[Image: Jack Baruth/TTAC]

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  • Carroll Prescott Carroll Prescott on Jun 11, 2018

    I can relate. My freshman year in college where I applied for student grants was an eye-opening affair, my parents, a father who was an E-6 in the Navy and my mother, a part time hourly wage bookkeeper, owned a house (bank financing with monthly mortgage payments), and had a five year old and a seven year old vehicle in the driveway, made too much money (!) for me to get more than $40 per semester in grants. I had a year younger sibling but she didn't add much of a burden in the eyes of college financial aid folks. Fast forward decades and my stupidity in employment had me stay with a business that was freshly hatched and bit the dust after five years (not my business); I worked six days a week, had no pay increase in all the time I worked and I took one vacation for a week. When the place went belly up, I was going on 50 and had vast experience in the food/restaurant/retail business, yet it did not take long to sense that grey hair and a birth date in the 1960's was a red flag that I was not worth hiring. Life is a bitch - but now I work for the best place ever having also taken my skills to do web design - this client of mine recognized I was not just an average chap and offered me contract work outside of web stuff and soon I was hired on a part time basis and now work full time and I am so happy I was not hired for any of the scum companies that actually interviewed me. I've had to adjust my lifestyle down for the pay that I receive, but I truly am blessed. I hope you will make the most out of your situation and I am sorry you own Honduhs.

  • WildcatMatt WildcatMatt on Jun 25, 2018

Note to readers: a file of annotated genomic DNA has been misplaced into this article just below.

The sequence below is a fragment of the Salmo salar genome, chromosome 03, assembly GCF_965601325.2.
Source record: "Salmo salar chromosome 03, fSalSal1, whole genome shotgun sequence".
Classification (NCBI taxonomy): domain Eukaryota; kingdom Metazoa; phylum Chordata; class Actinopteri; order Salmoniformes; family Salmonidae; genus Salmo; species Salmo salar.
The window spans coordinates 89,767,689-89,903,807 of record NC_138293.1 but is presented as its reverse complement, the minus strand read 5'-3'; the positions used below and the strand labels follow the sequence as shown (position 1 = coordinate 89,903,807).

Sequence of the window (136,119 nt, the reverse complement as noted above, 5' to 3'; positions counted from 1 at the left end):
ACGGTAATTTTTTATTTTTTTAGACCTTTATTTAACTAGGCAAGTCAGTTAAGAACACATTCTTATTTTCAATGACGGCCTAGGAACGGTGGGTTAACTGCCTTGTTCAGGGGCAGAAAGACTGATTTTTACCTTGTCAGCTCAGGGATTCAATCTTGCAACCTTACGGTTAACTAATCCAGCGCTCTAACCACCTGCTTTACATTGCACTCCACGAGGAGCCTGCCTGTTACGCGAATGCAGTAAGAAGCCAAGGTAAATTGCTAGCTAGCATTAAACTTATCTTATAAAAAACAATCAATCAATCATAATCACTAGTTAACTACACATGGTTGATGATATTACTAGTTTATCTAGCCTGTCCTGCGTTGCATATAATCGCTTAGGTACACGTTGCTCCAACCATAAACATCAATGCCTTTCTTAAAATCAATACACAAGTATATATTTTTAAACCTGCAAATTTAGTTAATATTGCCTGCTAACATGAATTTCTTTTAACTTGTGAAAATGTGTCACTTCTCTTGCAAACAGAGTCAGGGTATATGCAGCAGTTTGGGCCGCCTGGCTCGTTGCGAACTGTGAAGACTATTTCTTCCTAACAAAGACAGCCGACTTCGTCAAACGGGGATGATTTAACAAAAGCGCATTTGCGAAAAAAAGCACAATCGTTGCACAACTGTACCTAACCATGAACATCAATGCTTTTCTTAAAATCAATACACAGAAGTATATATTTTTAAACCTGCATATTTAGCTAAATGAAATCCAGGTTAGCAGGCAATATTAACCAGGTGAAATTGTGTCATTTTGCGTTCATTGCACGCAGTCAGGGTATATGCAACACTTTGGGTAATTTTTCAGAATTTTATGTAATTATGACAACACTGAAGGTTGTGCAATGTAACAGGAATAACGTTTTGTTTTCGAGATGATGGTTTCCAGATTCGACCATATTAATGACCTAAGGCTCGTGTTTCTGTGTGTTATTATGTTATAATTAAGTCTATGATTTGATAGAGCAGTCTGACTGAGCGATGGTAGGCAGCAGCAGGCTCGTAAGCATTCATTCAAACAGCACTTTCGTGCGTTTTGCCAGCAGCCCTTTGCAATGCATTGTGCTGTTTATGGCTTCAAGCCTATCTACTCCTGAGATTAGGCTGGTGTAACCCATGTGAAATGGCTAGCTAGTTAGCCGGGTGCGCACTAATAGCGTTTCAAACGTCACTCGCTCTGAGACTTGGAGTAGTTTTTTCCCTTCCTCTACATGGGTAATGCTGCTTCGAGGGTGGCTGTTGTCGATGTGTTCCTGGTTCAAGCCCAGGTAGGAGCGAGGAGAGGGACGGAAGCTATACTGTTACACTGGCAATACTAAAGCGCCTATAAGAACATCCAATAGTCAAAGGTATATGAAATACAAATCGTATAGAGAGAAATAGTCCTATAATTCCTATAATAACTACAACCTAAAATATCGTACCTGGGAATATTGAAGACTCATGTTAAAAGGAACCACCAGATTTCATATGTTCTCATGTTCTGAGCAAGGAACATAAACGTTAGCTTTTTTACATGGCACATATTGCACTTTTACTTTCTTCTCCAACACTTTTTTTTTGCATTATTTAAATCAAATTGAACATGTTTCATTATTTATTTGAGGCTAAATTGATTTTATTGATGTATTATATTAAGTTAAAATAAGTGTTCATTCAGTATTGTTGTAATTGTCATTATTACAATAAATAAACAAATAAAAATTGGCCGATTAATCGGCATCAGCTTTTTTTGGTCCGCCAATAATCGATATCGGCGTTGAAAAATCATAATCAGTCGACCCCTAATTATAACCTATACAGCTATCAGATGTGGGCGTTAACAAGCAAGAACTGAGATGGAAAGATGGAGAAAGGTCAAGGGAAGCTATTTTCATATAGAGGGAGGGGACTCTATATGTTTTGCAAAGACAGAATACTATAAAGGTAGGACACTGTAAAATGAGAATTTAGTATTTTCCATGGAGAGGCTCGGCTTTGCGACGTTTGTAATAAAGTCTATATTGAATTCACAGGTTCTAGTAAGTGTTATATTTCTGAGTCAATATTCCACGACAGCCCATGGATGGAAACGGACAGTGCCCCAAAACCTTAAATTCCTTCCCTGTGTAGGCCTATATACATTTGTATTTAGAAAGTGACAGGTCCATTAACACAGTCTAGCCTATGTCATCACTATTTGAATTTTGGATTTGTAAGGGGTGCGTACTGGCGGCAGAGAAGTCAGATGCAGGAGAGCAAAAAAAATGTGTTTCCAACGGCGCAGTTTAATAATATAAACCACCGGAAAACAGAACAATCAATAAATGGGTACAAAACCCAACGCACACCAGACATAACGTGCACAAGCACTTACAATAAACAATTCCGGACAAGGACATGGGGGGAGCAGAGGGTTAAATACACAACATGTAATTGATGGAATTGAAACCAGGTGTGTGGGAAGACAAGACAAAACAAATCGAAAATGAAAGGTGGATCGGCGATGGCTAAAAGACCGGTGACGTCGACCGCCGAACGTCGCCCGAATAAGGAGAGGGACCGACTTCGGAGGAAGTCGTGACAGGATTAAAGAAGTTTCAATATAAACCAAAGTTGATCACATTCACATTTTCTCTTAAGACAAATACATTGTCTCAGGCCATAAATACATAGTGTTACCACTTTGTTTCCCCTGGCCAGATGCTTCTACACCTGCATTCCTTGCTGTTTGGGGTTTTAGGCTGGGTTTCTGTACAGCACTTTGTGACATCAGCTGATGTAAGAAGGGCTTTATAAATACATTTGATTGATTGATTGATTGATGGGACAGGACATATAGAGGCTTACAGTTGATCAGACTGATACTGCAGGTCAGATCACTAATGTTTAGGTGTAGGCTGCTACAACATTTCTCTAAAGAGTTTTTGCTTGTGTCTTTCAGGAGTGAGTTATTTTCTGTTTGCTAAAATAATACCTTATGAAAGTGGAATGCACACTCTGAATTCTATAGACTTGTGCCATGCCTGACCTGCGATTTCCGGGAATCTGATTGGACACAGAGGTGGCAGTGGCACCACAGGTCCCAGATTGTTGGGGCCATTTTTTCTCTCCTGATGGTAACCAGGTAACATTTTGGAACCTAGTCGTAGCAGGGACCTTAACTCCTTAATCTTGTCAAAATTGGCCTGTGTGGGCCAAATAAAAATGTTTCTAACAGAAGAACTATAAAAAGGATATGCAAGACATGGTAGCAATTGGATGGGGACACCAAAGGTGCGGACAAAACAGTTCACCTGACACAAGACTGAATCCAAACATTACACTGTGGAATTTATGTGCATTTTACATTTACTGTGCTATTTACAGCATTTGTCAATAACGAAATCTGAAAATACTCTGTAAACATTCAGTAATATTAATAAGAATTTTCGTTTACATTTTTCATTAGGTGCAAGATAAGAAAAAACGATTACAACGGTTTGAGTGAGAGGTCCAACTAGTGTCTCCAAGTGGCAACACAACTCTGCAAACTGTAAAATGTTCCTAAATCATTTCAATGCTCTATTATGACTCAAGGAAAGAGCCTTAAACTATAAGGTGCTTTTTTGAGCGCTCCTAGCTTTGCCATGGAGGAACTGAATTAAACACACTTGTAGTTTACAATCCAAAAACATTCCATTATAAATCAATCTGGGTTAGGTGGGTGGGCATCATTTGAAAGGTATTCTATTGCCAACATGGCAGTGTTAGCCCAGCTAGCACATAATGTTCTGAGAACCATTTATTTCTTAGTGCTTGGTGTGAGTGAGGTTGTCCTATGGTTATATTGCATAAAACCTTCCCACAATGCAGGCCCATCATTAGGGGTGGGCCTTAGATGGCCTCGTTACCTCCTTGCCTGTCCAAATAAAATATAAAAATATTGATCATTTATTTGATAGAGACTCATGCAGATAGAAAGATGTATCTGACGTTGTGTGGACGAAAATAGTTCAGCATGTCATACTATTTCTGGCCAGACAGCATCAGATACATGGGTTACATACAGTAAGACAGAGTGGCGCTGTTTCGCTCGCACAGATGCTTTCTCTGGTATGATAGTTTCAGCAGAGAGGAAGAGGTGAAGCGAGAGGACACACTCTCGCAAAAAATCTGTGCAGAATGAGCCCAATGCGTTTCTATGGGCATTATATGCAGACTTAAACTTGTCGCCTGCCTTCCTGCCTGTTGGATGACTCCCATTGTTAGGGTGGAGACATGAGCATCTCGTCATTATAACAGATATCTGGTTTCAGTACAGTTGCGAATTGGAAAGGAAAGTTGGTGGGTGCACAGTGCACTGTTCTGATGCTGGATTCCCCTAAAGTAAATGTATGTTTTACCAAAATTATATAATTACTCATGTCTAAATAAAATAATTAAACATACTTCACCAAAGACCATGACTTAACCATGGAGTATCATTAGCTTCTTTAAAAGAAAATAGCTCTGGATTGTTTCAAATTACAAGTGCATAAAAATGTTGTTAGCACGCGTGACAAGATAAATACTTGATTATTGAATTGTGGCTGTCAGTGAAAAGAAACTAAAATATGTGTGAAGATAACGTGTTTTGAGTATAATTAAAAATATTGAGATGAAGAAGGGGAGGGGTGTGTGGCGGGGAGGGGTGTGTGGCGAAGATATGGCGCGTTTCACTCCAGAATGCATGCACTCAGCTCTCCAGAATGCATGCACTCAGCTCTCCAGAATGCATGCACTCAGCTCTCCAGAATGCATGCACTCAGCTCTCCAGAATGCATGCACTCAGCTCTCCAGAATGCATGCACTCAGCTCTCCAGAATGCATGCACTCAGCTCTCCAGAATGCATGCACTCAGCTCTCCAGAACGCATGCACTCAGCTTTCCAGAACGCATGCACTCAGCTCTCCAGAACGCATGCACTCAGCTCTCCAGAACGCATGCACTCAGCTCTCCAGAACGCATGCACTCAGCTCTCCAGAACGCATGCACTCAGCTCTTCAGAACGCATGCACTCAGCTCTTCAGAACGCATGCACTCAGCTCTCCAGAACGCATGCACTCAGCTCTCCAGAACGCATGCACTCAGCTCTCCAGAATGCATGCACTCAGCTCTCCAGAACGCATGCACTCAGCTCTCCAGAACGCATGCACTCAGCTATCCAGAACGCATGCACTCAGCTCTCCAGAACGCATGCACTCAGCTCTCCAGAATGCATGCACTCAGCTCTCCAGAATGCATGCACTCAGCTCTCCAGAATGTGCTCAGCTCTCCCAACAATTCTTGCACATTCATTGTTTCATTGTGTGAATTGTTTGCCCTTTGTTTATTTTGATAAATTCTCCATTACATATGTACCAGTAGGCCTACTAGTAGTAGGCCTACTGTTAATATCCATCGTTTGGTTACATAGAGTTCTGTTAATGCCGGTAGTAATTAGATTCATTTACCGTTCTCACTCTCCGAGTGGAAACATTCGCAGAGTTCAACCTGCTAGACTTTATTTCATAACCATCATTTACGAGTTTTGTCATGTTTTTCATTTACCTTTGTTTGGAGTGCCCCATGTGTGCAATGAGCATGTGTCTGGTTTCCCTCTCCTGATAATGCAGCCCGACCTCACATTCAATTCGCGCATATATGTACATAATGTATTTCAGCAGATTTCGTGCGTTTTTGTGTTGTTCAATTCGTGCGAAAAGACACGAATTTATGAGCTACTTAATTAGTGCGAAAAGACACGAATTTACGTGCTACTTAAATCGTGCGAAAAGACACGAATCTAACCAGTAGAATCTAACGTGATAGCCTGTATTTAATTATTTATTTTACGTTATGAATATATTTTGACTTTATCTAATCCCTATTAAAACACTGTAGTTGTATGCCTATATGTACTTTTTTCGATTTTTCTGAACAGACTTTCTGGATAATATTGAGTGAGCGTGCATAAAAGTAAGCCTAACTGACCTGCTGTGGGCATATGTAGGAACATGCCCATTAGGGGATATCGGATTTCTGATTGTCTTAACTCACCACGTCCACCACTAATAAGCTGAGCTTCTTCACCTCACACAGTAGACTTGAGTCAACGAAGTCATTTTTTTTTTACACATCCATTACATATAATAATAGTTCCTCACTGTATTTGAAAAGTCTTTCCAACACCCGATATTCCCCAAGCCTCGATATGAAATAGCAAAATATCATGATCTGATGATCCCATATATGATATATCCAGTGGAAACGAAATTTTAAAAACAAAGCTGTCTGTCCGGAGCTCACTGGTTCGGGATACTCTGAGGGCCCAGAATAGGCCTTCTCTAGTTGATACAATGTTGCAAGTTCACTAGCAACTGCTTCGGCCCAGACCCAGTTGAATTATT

• Gray Not bad, including the price. A little worn, but it's 34 years old and looks complete and original. The 318 is one of their best workhorse engines, and is easily modifiable to 400 hp. If I needed something to drive, I'd consider it. I think those are stock wheels, btw. Fifteen inchers look tiny these days.
  • MRF 95 T-Bird One of the reasons why Mopar dropped the removal top version was that the marketing department found that few owners, maybe 20% took the trouble to unbolt and remove the heavy fiberglass roof.
  • Zerofoo The UAW understands that this is their last stand. Their future consists of largely robot assembled EVs that contain far fewer parts. Factories moving to southern "right to work" states and factories moving to the southern-most state of Mexico.I don't think lights-out auto factories are on the horizon, but UAW demands might move those automated manufacturing process timelines up.McDonalds opened a fully automated restaurant in Texas in 2022 in response to a $15/hour minimum wage demand. I'm fairly certain that at $130/hr - fully robotic car factories start to make sense.
  • Redapple2 Cherry 20 yr old Defenders are $100,000 +. Til now.
  • Analoggrotto So UAW is singling out Ford, treating them slightly better in order to motivate the entire effort. Mildly Machiavellian but this will cost them dearly in the future. The type of ill will and betrayal the Detroit-3 must be feeling right now will be the utter demise of UAW. I just hope that this tribulation is not affecting Mary Barra's total hotness.